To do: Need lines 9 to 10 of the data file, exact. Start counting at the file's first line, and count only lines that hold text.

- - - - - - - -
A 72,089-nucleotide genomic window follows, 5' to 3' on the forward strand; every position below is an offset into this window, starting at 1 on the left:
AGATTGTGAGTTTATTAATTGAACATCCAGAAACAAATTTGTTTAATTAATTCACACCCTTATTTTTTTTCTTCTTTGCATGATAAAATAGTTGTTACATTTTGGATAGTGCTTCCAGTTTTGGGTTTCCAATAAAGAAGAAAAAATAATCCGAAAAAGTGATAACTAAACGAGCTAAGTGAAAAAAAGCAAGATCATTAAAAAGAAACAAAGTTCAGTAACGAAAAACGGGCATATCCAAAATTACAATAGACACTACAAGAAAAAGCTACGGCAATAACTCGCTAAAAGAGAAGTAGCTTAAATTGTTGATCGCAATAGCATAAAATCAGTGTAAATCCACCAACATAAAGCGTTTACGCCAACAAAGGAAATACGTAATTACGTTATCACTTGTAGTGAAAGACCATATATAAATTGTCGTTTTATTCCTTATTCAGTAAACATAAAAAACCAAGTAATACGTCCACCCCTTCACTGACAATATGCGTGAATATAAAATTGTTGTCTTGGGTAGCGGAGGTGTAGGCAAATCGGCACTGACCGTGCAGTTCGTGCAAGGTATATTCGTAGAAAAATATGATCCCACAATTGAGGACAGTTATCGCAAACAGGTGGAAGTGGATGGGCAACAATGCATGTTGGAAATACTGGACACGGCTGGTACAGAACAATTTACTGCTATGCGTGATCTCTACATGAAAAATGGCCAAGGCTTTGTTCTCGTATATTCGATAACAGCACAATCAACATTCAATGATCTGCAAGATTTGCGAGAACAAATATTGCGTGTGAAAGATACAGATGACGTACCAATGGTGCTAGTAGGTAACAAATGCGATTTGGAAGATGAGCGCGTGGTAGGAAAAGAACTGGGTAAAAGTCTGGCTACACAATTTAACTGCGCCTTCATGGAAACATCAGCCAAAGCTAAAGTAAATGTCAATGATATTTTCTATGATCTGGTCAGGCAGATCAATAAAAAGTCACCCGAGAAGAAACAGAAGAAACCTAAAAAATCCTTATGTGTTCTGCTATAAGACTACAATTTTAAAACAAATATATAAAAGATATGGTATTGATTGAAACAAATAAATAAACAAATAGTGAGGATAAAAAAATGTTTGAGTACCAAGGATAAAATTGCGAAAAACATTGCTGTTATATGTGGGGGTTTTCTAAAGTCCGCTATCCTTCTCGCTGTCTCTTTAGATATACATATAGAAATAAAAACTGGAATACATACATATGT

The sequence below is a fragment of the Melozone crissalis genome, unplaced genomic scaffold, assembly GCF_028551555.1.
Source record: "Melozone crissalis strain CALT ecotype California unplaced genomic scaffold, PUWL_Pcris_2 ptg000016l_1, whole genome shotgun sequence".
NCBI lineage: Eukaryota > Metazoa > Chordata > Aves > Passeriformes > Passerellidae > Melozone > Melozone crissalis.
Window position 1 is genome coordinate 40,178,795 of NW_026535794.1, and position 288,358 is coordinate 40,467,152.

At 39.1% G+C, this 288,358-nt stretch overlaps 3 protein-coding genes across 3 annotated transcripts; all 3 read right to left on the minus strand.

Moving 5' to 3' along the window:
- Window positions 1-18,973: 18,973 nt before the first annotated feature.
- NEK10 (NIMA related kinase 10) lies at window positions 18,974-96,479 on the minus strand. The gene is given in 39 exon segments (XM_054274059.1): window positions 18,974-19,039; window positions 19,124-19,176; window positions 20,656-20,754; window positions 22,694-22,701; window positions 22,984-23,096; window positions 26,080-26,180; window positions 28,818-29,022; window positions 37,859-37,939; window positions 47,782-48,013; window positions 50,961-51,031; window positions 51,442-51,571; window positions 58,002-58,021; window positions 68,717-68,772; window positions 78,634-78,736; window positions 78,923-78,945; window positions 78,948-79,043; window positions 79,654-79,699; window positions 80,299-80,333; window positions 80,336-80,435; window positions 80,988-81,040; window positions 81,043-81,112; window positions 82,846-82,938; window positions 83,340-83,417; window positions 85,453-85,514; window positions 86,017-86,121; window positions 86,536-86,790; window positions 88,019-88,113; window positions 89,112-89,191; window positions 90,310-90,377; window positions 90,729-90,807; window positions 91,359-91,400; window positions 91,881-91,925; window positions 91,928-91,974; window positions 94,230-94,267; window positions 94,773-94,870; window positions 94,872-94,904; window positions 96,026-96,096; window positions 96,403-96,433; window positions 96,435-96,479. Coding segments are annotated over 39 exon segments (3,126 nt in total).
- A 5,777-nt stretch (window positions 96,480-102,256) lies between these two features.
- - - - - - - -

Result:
- Window positions 1-18,973: 18,973 nt before the first annotated feature.
- NEK10 (NIMA related kinase 10) lies at window positions 18,974-96,479 on the minus strand. The gene is given in 39 exon segments (XM_054274059.1): window positions 18,974-19,039; window positions 19,124-19,176; window positions 20,656-20,754; window positions 22,694-22,701; window positions 22,984-23,096; window positions 26,080-26,180; window positions 28,818-29,022; window positions 37,859-37,939; window positions 47,782-48,013; window positions 50,961-51,031; window positions 51,442-51,571; window positions 58,002-58,021; window positions 68,717-68,772; window positions 78,634-78,736; window positions 78,923-78,945; window positions 78,948-79,043; window positions 79,654-79,699; window positions 80,299-80,333; window positions 80,336-80,435; window positions 80,988-81,040; window positions 81,043-81,112; window positions 82,846-82,938; window positions 83,340-83,417; window positions 85,453-85,514; window positions 86,017-86,121; window positions 86,536-86,790; window positions 88,019-88,113; window positions 89,112-89,191; window positions 90,310-90,377; window positions 90,729-90,807; window positions 91,359-91,400; window positions 91,881-91,925; window positions 91,928-91,974; window positions 94,230-94,267; window positions 94,773-94,870; window positions 94,872-94,904; window positions 96,026-96,096; window positions 96,403-96,433; window positions 96,435-96,479. Coding segments are annotated over 39 exon segments (3,126 nt in total).